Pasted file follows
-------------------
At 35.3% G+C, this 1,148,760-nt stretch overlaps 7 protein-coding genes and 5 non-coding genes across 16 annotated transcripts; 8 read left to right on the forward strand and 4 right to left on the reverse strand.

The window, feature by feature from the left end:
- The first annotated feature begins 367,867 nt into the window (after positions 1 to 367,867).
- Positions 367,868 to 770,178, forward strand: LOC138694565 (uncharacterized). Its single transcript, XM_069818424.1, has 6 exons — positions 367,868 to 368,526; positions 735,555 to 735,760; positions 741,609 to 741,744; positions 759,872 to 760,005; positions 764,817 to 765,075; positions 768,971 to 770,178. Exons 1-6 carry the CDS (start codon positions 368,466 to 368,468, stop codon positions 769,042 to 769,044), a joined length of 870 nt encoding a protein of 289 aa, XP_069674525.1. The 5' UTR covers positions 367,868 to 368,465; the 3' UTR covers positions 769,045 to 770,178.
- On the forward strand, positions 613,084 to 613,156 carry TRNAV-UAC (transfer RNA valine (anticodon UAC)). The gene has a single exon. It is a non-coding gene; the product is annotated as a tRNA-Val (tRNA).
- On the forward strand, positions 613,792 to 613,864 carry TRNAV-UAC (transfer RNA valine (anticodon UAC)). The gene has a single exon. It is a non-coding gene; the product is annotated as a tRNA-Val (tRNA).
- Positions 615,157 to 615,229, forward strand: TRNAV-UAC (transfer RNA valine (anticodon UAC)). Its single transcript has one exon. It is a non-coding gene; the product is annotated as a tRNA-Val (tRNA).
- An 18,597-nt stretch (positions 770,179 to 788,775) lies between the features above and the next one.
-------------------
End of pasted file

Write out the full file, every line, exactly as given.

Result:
At 35.3% G+C, this 1,148,760-nt stretch overlaps 7 protein-coding genes and 5 non-coding genes across 16 annotated transcripts; 8 read left to right on the forward strand and 4 right to left on the reverse strand.

The window, feature by feature from the left end:
- The first annotated feature begins 367,867 nt into the window (after positions 1 to 367,867).
- Positions 367,868 to 770,178, forward strand: LOC138694565 (uncharacterized). Its single transcript, XM_069818424.1, has 6 exons — positions 367,868 to 368,526; positions 735,555 to 735,760; positions 741,609 to 741,744; positions 759,872 to 760,005; positions 764,817 to 765,075; positions 768,971 to 770,178. Exons 1-6 carry the CDS (start codon positions 368,466 to 368,468, stop codon positions 769,042 to 769,044), a joined length of 870 nt encoding a protein of 289 aa, XP_069674525.1. The 5' UTR covers positions 367,868 to 368,465; the 3' UTR covers positions 769,045 to 770,178.
- On the forward strand, positions 613,084 to 613,156 carry TRNAV-UAC (transfer RNA valine (anticodon UAC)). The gene has a single exon. It is a non-coding gene; the product is annotated as a tRNA-Val (tRNA).
- On the forward strand, positions 613,792 to 613,864 carry TRNAV-UAC (transfer RNA valine (anticodon UAC)). The gene has a single exon. It is a non-coding gene; the product is annotated as a tRNA-Val (tRNA).
- Positions 615,157 to 615,229, forward strand: TRNAV-UAC (transfer RNA valine (anticodon UAC)). Its single transcript has one exon. It is a non-coding gene; the product is annotated as a tRNA-Val (tRNA).
- An 18,597-nt stretch (positions 770,179 to 788,775) lies between the features above and the next one.